Sillery needed not to be reminded of it. One glance at the ice-covered windows told him more than words. Corporal Sillery asked many questions to which few answers were forthcoming. Sun Cheng, reputed to be blessed with a sunny, calm disposition, made little sense; in fact, he was incoherent.
The policeman felt disinclined to walk three miles, in deep snow to boot, on someone’s behest, who appeared to be unnerved. Stirred by Cheng’s insistence, however, he decided to go. Corporal Sillery was a stalwart, judged by any yardstick, but the stubborn cold had sapped his strength. Probing as he might, Cheng could not be drawn out. Beyond the refrain:
“We must hurry, corporal,” he hardly said another word.
What took place at the lonely windswept outpost, remained a riddle now as before. The policeman put on warm clothes, slung a camera around his neck, then bid Cheng to come along. But the fellow didn’t stir; he glanced from the officer to a rifle leaning in the corner.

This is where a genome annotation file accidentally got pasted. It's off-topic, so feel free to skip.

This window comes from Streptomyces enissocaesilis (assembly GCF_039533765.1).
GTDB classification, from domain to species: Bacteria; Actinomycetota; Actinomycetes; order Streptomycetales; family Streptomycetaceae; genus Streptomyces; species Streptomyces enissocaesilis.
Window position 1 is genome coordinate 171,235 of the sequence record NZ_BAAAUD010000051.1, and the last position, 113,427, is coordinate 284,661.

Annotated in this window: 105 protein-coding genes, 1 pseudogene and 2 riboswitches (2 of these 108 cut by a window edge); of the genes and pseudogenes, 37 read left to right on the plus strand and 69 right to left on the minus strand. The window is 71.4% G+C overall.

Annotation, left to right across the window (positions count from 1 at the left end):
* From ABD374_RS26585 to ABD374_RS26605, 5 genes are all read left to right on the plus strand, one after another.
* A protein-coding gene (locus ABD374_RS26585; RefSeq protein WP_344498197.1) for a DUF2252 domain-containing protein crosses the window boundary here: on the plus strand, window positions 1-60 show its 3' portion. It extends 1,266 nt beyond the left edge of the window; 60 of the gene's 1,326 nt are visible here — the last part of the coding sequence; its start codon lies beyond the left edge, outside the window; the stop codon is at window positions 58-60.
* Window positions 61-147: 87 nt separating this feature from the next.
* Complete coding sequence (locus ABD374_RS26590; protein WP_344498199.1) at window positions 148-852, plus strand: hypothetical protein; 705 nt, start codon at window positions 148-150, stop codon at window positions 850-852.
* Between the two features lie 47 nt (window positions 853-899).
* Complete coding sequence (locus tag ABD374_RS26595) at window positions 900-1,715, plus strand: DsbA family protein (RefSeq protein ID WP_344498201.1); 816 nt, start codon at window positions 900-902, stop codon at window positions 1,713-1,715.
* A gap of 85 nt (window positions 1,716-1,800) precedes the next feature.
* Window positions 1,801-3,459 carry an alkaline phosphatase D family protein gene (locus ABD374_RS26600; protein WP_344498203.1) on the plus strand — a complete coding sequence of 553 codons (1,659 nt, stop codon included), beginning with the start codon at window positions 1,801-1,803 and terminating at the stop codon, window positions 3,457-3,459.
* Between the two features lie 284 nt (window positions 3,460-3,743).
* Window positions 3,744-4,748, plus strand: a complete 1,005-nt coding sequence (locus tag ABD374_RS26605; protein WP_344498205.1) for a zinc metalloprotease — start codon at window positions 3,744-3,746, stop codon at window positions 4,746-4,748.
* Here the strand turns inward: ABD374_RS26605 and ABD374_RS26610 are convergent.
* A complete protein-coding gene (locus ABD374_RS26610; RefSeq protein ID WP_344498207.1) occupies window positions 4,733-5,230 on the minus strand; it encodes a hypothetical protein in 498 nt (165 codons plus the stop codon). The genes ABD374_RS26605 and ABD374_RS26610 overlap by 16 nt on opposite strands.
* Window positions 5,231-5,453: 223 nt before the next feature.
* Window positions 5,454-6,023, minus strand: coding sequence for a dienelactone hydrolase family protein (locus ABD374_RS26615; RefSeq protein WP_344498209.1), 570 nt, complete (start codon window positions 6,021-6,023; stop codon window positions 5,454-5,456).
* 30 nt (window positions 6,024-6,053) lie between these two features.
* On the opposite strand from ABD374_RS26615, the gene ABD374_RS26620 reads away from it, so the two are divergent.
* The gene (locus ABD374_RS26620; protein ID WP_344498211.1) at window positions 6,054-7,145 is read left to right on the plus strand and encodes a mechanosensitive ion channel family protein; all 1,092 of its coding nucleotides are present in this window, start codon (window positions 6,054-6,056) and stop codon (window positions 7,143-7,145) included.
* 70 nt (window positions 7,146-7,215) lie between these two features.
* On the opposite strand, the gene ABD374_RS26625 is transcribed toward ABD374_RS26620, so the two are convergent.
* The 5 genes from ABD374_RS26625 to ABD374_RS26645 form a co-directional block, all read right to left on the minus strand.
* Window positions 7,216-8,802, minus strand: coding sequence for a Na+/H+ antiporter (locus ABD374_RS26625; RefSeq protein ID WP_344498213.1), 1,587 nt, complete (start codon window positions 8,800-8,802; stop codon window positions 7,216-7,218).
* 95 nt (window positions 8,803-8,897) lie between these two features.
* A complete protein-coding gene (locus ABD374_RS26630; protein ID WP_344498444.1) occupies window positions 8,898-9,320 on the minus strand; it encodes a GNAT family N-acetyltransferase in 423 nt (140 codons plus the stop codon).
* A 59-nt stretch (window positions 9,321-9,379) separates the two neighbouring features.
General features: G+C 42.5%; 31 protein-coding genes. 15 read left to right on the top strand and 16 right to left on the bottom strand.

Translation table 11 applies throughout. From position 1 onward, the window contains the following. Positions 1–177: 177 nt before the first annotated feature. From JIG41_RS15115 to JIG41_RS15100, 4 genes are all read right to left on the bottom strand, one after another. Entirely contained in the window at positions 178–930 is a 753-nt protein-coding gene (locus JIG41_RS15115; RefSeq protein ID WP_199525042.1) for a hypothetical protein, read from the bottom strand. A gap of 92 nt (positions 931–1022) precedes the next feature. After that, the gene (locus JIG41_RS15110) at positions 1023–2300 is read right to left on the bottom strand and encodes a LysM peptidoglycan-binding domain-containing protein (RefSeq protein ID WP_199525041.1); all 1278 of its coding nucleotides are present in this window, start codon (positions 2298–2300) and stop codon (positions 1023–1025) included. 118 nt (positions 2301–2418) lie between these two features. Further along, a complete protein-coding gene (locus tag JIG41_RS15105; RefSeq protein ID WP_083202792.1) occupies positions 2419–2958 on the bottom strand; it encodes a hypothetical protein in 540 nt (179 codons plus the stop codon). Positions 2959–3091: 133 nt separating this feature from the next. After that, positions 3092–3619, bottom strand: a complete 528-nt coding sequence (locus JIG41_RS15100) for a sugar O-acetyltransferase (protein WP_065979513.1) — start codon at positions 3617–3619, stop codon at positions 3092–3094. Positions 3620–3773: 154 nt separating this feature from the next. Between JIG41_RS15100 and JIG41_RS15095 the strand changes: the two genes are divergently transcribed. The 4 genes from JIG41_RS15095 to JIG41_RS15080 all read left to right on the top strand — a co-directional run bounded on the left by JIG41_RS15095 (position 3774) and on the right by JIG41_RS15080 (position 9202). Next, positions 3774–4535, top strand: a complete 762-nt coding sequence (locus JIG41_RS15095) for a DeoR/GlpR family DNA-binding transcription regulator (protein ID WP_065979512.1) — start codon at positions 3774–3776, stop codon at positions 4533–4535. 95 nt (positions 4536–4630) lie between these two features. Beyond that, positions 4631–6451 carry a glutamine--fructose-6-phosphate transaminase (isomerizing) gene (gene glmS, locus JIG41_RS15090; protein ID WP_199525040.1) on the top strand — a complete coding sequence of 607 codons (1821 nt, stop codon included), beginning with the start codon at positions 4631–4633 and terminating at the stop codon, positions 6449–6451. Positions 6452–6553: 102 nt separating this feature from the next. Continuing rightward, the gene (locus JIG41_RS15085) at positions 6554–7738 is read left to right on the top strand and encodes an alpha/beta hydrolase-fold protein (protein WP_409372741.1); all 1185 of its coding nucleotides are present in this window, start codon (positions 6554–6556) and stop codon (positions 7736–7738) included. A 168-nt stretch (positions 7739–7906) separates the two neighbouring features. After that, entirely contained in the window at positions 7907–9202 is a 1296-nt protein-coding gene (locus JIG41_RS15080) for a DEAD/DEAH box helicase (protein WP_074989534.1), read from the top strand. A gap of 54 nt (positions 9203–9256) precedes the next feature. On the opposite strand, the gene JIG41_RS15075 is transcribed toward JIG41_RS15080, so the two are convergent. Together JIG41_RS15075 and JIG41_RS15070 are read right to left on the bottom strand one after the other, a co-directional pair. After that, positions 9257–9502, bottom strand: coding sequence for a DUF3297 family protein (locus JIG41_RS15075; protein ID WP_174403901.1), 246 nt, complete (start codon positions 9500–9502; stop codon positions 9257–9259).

“The rifle, corporal, you need a rifle,” Sun Cheng urged.
“What for? the bears are gone.”
The man from Manchuria shook his head slowly but emphatically:
“I tell you, Mr Sillery, a gun is needed.”
Corporal Sillery observed the man standing opposite him closer. Although he had encountered him often in the past five years, he barely could place the distraught fellow. Sun Cheng came up to Churchill as an employee of Nanook Resources. His job consisted of maintaining the camp at the Button Bay promontory year round, plus be a factotum to the small crew from June to November. Nanook Resources were engaged by the Canadian Government to document the behaviour of polar bears in their natural habitation.